According to American Motorcyclist, there is no overall best motorcycle. When searching for your ideal bike, you must first figure out what you intend to use it for. Someone that enjoys easy riding will need a different bike than someone who wants to go hog wild. Here are some recommendations for you to make an informed decision about which motorcycle is right for you.
A standard is a bike for those that want to do a little bit of everything. These motorcycles make you feel more comfortable and like you have a better sense of control of the bike. Their tip-overs tend to also be less costly. For new riders, be wary of some of the larger standards. They can exceed 100 horsepower, which can sometimes be a lot for an inexperienced rider to handle.
If you want a motorcycle with speed, a sport-bike is right for you. They are usually lighter than other types of motorcycles, making them easier to transport. However, because these bikes are built for speed, their insurance runs higher.
Cruiser bikes are great for people who want a relaxed, smooth ride. These models have low seats and a low center of gravity. Although this is a preference for many people, for new riders the positioning may create some awkwardness at first.
If you want to road trip with your motorcycle, a tourer is your kind of bike. Tourers are comfortable and are made to combat the weather. They also come with integrated luggage to store your belongings in. Tourers are, however, more expensive, but for those that see their distinctive qualities as necessities they are worth the price tag.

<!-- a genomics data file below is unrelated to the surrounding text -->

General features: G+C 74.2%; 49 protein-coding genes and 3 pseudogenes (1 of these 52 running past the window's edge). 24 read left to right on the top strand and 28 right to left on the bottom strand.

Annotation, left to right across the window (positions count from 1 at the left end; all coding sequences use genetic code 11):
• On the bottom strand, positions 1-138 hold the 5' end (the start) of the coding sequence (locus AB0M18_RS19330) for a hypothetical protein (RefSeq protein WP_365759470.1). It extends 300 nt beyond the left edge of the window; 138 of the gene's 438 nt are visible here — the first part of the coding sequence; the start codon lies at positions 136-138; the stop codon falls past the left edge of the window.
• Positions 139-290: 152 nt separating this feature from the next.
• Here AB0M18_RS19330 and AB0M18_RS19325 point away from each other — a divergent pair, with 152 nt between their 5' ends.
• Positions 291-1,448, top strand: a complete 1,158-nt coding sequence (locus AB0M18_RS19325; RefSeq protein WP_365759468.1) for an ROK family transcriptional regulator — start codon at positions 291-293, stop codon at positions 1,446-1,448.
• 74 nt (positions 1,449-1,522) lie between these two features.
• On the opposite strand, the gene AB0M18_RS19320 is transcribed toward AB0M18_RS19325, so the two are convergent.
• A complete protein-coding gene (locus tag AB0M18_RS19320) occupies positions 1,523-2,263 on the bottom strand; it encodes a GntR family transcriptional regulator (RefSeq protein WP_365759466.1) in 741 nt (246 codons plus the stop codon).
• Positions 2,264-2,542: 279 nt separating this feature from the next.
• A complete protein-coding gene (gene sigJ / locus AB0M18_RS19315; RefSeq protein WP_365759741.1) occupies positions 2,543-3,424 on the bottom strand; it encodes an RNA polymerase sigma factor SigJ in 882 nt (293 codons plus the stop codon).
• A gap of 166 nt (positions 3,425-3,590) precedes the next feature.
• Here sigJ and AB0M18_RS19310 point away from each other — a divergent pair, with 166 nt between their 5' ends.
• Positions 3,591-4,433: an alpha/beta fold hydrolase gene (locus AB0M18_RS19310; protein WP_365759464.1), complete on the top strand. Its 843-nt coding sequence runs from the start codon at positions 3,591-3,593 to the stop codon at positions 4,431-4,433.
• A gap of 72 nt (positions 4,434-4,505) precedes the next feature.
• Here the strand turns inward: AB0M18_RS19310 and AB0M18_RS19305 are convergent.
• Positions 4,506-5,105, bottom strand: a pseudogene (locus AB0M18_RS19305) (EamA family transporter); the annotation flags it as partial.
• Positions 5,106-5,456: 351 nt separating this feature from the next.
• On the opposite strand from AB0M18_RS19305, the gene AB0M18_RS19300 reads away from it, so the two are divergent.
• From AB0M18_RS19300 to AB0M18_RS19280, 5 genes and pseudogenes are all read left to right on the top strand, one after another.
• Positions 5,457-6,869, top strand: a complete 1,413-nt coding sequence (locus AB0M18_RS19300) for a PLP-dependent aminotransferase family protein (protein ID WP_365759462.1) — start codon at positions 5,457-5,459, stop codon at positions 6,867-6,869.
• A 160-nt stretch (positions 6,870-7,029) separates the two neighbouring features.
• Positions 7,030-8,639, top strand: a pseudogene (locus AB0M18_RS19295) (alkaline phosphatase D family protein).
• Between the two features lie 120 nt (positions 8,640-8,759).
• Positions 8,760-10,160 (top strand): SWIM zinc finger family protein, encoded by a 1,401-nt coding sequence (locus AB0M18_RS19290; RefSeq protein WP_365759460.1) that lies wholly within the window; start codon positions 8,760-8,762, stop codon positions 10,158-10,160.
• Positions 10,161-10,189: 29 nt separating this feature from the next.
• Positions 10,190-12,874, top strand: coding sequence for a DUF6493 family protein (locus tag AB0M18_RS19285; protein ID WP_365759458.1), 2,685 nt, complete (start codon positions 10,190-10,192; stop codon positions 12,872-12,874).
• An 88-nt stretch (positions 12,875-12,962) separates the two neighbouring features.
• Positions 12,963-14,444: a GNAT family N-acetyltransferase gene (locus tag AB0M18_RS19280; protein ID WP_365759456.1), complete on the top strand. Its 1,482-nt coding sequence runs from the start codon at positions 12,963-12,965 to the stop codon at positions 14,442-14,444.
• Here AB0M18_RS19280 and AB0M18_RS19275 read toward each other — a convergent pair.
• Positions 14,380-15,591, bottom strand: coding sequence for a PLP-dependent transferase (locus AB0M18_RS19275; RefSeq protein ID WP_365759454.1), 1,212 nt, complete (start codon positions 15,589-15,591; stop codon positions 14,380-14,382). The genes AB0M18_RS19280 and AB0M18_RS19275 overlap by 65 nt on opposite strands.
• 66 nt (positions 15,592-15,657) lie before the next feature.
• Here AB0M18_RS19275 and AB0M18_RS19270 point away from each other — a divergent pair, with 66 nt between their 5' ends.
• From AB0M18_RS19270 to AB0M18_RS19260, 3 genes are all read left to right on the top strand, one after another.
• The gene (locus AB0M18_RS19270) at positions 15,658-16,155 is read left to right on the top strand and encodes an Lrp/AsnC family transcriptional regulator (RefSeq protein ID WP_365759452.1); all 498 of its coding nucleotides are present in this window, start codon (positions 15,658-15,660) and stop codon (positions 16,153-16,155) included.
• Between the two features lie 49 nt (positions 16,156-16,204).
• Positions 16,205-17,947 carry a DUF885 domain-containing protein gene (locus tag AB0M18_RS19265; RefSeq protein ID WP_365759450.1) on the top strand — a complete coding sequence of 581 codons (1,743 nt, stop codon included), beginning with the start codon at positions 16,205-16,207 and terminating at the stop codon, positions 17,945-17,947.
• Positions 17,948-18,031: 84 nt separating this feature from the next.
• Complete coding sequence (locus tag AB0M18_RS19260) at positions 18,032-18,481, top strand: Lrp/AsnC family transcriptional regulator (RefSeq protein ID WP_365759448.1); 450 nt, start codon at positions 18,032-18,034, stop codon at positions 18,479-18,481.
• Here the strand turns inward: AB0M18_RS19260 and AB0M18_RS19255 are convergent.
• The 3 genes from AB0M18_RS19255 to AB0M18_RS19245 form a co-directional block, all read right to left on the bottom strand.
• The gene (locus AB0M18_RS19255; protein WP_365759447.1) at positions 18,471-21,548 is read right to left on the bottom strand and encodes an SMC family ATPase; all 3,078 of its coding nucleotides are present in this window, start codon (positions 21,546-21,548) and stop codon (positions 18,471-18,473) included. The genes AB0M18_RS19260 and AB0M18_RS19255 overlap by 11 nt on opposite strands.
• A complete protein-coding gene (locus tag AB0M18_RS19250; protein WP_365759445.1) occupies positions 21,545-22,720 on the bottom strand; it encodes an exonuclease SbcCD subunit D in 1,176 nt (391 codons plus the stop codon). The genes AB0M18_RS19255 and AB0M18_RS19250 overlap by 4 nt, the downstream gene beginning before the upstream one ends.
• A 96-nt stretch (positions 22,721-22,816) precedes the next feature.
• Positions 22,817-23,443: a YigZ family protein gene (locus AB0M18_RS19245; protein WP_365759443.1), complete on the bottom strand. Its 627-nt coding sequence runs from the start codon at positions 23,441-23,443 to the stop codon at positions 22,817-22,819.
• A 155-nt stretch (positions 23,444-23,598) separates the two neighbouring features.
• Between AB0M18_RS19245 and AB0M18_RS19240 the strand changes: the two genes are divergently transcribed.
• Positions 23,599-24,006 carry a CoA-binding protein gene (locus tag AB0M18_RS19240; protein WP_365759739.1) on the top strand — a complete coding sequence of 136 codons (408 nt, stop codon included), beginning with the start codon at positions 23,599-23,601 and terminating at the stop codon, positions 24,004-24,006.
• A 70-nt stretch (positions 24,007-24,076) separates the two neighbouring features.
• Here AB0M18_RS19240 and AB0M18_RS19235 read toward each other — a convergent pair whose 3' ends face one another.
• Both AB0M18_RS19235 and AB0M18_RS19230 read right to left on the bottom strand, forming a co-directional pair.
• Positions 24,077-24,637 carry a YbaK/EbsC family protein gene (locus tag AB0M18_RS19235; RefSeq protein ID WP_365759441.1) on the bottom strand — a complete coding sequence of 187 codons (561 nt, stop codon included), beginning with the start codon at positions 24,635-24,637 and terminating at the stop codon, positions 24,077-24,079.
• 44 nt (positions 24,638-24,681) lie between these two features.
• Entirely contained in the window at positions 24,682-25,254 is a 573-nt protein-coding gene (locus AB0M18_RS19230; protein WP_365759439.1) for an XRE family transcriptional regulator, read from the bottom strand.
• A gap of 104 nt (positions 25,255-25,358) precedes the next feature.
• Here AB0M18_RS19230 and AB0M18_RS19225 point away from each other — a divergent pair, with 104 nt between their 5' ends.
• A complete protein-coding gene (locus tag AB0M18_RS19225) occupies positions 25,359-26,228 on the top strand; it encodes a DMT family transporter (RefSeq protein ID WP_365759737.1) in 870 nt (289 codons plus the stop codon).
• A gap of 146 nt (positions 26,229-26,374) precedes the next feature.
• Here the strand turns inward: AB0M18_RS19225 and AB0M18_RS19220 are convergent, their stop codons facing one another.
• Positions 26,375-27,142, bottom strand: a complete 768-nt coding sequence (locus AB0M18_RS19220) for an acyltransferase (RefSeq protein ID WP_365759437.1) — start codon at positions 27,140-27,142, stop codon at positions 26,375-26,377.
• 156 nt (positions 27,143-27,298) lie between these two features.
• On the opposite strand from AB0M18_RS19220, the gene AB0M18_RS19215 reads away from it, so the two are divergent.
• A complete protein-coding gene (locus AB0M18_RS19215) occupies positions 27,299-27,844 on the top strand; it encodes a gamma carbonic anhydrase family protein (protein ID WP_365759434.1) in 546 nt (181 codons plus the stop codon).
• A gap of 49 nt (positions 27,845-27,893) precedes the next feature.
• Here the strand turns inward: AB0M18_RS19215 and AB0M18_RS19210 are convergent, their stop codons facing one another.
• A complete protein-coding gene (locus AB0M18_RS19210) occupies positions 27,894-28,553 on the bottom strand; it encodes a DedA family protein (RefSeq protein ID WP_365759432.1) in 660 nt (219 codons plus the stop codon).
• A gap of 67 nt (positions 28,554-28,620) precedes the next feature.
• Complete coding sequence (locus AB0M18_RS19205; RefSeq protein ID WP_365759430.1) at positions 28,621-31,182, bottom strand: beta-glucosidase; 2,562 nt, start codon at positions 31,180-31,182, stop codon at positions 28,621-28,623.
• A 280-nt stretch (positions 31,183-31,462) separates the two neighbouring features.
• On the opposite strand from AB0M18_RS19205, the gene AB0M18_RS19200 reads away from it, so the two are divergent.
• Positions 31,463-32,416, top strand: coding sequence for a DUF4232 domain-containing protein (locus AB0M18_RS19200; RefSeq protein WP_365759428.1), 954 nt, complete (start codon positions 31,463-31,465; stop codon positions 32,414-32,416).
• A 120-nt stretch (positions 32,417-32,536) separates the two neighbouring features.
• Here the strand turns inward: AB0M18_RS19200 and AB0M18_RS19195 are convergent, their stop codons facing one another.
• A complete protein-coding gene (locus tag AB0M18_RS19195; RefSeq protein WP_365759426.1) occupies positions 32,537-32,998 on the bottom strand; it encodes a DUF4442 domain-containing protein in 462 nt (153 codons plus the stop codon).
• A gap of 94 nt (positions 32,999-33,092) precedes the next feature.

Although riding motorcycles is a fun and popular hobby, it is not without risk. A personal injury attorney in Louisville can explain that since motorcyclists have very little to protect them in accidents, their injuries tend to be worse than those involved in regular car accidents,
Child safety is one of the paramount concerns of parents, which is why most would make considerable effort to ensure that the products they buy for their children are safe. This includes their food, clothes, shoes, beds, strollers, and car seats. Most would pay a premium to buy brands that have a reputation for strict safety standards. As pointed out on the Habush Habush & Rottier S.C. ® website, however, it doesn’t matter what brand your car seat is; if the manufacturer fails to properly test their products before selling them, your child is in danger. As it is turning out, one of these is Graco.
Graco is perhaps one of the more recognizable brands of child car seats and other baby products, with an income of $1.1 billion reported for 2013. The Atlanta-based company was founded in 1942 and was acquired by Rubbermaid in 1996.
In 2010, the U.S. Consumer Product Safety Commission announced that Graco was voluntarily recalling some of their most popular models of strollers and car seats because they had a high risk of laceration and fingertip amputation. More recently, Graco again issued a recall for more than 3 million of their harnessed booster and toddler convertible car seats manufactured between 2009 and 2013 for a defective buckle that could be difficult to unlatch in an emergency. Graco claims that no injuries caused by the defective party had been reported.